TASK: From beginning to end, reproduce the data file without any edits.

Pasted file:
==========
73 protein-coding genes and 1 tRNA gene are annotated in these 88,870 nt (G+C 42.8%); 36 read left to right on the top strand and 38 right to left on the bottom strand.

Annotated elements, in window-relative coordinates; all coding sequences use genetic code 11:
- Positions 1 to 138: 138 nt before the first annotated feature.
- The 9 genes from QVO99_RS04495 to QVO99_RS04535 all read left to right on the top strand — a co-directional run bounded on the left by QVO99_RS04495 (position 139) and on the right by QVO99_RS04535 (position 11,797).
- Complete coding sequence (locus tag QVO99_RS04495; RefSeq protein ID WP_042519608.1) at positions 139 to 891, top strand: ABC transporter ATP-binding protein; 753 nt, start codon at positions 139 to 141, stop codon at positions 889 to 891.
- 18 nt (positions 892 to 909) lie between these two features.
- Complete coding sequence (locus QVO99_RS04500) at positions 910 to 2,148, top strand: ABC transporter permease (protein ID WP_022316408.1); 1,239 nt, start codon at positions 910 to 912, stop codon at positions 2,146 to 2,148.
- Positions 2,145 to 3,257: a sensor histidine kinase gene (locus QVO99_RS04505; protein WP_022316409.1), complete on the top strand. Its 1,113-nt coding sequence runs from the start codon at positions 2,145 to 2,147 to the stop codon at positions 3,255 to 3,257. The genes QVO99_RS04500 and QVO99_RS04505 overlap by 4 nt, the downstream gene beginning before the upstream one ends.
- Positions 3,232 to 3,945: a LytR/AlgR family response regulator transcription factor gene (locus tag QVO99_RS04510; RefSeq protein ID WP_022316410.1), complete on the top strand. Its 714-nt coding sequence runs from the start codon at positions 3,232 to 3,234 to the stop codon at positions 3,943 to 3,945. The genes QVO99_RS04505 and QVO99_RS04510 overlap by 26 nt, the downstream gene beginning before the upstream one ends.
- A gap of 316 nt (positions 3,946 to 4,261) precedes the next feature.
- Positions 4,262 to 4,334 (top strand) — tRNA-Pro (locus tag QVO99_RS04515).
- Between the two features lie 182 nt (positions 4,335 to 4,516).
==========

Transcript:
73 protein-coding genes and 1 tRNA gene are annotated in these 88,870 nt (G+C 42.8%); 36 read left to right on the top strand and 38 right to left on the bottom strand.

Annotated elements, in window-relative coordinates; all coding sequences use genetic code 11:
- Positions 1 to 138: 138 nt before the first annotated feature.
- The 9 genes from QVO99_RS04495 to QVO99_RS04535 all read left to right on the top strand — a co-directional run bounded on the left by QVO99_RS04495 (position 139) and on the right by QVO99_RS04535 (position 11,797).
- Complete coding sequence (locus tag QVO99_RS04495; RefSeq protein ID WP_042519608.1) at positions 139 to 891, top strand: ABC transporter ATP-binding protein; 753 nt, start codon at positions 139 to 141, stop codon at positions 889 to 891.
- 18 nt (positions 892 to 909) lie between these two features.
- Complete coding sequence (locus QVO99_RS04500) at positions 910 to 2,148, top strand: ABC transporter permease (protein ID WP_022316408.1); 1,239 nt, start codon at positions 910 to 912, stop codon at positions 2,146 to 2,148.
- Positions 2,145 to 3,257: a sensor histidine kinase gene (locus QVO99_RS04505; protein WP_022316409.1), complete on the top strand. Its 1,113-nt coding sequence runs from the start codon at positions 2,145 to 2,147 to the stop codon at positions 3,255 to 3,257. The genes QVO99_RS04500 and QVO99_RS04505 overlap by 4 nt, the downstream gene beginning before the upstream one ends.
- Positions 3,232 to 3,945: a LytR/AlgR family response regulator transcription factor gene (locus tag QVO99_RS04510; RefSeq protein ID WP_022316410.1), complete on the top strand. Its 714-nt coding sequence runs from the start codon at positions 3,232 to 3,234 to the stop codon at positions 3,943 to 3,945. The genes QVO99_RS04505 and QVO99_RS04510 overlap by 26 nt, the downstream gene beginning before the upstream one ends.
- A gap of 316 nt (positions 3,946 to 4,261) precedes the next feature.
- Positions 4,262 to 4,334 (top strand) — tRNA-Pro (locus tag QVO99_RS04515).
- Between the two features lie 182 nt (positions 4,335 to 4,516).